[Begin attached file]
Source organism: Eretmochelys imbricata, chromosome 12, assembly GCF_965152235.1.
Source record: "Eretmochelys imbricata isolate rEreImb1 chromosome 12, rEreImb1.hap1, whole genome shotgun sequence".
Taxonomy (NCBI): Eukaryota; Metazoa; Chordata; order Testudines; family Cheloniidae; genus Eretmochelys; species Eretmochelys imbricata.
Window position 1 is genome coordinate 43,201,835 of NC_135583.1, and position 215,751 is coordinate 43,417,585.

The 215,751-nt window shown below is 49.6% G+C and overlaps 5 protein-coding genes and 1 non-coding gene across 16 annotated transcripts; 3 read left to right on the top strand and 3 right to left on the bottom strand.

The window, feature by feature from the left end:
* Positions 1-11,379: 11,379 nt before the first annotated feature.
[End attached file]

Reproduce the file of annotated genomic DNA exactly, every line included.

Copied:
Source organism: Eretmochelys imbricata, chromosome 12, assembly GCF_965152235.1.
Source record: "Eretmochelys imbricata isolate rEreImb1 chromosome 12, rEreImb1.hap1, whole genome shotgun sequence".
Taxonomy (NCBI): Eukaryota; Metazoa; Chordata; order Testudines; family Cheloniidae; genus Eretmochelys; species Eretmochelys imbricata.
Window position 1 is genome coordinate 43,201,835 of NC_135583.1, and position 215,751 is coordinate 43,417,585.

The 215,751-nt window shown below is 49.6% G+C and overlaps 5 protein-coding genes and 1 non-coding gene across 16 annotated transcripts; 3 read left to right on the top strand and 3 right to left on the bottom strand.

The window, feature by feature from the left end:
* Positions 1-11,379: 11,379 nt before the first annotated feature.